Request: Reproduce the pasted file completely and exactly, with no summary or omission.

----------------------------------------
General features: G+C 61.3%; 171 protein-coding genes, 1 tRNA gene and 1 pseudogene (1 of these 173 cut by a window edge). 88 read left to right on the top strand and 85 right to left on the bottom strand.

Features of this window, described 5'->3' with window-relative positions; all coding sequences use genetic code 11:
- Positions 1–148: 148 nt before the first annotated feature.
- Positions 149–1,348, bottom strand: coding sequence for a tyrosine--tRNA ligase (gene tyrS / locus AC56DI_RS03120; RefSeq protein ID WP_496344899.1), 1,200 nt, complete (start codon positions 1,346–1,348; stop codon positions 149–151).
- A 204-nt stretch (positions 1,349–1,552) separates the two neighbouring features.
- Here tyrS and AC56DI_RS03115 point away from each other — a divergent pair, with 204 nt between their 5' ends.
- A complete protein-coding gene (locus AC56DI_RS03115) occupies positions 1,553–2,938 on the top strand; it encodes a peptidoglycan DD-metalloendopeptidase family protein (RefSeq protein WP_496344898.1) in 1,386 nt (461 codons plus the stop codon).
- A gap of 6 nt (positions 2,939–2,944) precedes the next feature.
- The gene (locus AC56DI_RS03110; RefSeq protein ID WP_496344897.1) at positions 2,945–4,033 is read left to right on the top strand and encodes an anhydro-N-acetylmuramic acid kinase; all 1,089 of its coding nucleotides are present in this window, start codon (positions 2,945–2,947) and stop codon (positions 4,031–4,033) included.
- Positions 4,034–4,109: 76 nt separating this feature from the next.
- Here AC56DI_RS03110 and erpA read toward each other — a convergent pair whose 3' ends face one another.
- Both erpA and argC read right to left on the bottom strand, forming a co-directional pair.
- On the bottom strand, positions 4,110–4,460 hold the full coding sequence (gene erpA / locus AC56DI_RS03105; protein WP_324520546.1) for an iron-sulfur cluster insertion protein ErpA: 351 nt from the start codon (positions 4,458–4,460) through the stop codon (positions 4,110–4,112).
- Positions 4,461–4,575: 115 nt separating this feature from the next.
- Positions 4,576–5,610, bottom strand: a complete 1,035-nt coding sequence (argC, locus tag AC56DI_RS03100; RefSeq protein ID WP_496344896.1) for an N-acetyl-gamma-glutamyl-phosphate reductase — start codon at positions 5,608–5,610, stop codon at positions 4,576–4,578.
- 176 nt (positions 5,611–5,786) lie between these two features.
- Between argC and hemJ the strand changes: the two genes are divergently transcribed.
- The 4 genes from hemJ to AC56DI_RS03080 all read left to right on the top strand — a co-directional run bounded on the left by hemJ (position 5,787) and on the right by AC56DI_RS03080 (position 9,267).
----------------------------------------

General features: G+C 61.3%; 171 protein-coding genes, 1 tRNA gene and 1 pseudogene (1 of these 173 cut by a window edge). 88 read left to right on the top strand and 85 right to left on the bottom strand.

Features of this window, described 5'->3' with window-relative positions; all coding sequences use genetic code 11:
- Positions 1–148: 148 nt before the first annotated feature.
- Positions 149–1,348, bottom strand: coding sequence for a tyrosine--tRNA ligase (gene tyrS / locus AC56DI_RS03120; RefSeq protein ID WP_496344899.1), 1,200 nt, complete (start codon positions 1,346–1,348; stop codon positions 149–151).
- A 204-nt stretch (positions 1,349–1,552) separates the two neighbouring features.
- Here tyrS and AC56DI_RS03115 point away from each other — a divergent pair, with 204 nt between their 5' ends.
- A complete protein-coding gene (locus AC56DI_RS03115) occupies positions 1,553–2,938 on the top strand; it encodes a peptidoglycan DD-metalloendopeptidase family protein (RefSeq protein WP_496344898.1) in 1,386 nt (461 codons plus the stop codon).
- A gap of 6 nt (positions 2,939–2,944) precedes the next feature.
- The gene (locus AC56DI_RS03110; RefSeq protein ID WP_496344897.1) at positions 2,945–4,033 is read left to right on the top strand and encodes an anhydro-N-acetylmuramic acid kinase; all 1,089 of its coding nucleotides are present in this window, start codon (positions 2,945–2,947) and stop codon (positions 4,031–4,033) included.
- Positions 4,034–4,109: 76 nt separating this feature from the next.
- Here AC56DI_RS03110 and erpA read toward each other — a convergent pair whose 3' ends face one another.
- Both erpA and argC read right to left on the bottom strand, forming a co-directional pair.
- On the bottom strand, positions 4,110–4,460 hold the full coding sequence (gene erpA / locus AC56DI_RS03105; protein WP_324520546.1) for an iron-sulfur cluster insertion protein ErpA: 351 nt from the start codon (positions 4,458–4,460) through the stop codon (positions 4,110–4,112).
- Positions 4,461–4,575: 115 nt separating this feature from the next.
- Positions 4,576–5,610, bottom strand: a complete 1,035-nt coding sequence (argC, locus tag AC56DI_RS03100; RefSeq protein ID WP_496344896.1) for an N-acetyl-gamma-glutamyl-phosphate reductase — start codon at positions 5,608–5,610, stop codon at positions 4,576–4,578.
- 176 nt (positions 5,611–5,786) lie between these two features.
- Between argC and hemJ the strand changes: the two genes are divergently transcribed.
- The 4 genes from hemJ to AC56DI_RS03080 all read left to right on the top strand — a co-directional run bounded on the left by hemJ (position 5,787) and on the right by AC56DI_RS03080 (position 9,267).